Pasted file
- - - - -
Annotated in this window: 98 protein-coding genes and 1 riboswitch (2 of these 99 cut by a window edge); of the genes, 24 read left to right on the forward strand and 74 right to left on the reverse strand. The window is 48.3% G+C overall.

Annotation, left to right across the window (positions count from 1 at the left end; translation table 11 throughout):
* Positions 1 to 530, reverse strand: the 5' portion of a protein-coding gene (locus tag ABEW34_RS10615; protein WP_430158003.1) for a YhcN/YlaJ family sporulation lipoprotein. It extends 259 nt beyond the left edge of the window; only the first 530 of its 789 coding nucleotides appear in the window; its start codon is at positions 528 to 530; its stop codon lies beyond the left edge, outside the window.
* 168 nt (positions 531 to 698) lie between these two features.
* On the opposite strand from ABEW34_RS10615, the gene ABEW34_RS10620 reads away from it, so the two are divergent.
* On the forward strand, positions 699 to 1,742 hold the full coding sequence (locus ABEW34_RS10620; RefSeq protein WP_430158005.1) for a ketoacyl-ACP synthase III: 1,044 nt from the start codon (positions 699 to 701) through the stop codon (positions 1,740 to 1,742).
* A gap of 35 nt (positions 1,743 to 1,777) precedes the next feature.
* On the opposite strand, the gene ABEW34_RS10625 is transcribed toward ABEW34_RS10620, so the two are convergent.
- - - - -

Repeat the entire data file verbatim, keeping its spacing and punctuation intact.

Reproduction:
Annotated in this window: 98 protein-coding genes and 1 riboswitch (2 of these 99 cut by a window edge); of the genes, 24 read left to right on the forward strand and 74 right to left on the reverse strand. The window is 48.3% G+C overall.

Annotation, left to right across the window (positions count from 1 at the left end; translation table 11 throughout):
* Positions 1 to 530, reverse strand: the 5' portion of a protein-coding gene (locus tag ABEW34_RS10615; protein WP_430158003.1) for a YhcN/YlaJ family sporulation lipoprotein. It extends 259 nt beyond the left edge of the window; only the first 530 of its 789 coding nucleotides appear in the window; its start codon is at positions 528 to 530; its stop codon lies beyond the left edge, outside the window.
* 168 nt (positions 531 to 698) lie between these two features.
* On the opposite strand from ABEW34_RS10615, the gene ABEW34_RS10620 reads away from it, so the two are divergent.
* On the forward strand, positions 699 to 1,742 hold the full coding sequence (locus ABEW34_RS10620; RefSeq protein WP_430158005.1) for a ketoacyl-ACP synthase III: 1,044 nt from the start codon (positions 699 to 701) through the stop codon (positions 1,740 to 1,742).
* A gap of 35 nt (positions 1,743 to 1,777) precedes the next feature.
* On the opposite strand, the gene ABEW34_RS10625 is transcribed toward ABEW34_RS10620, so the two are convergent.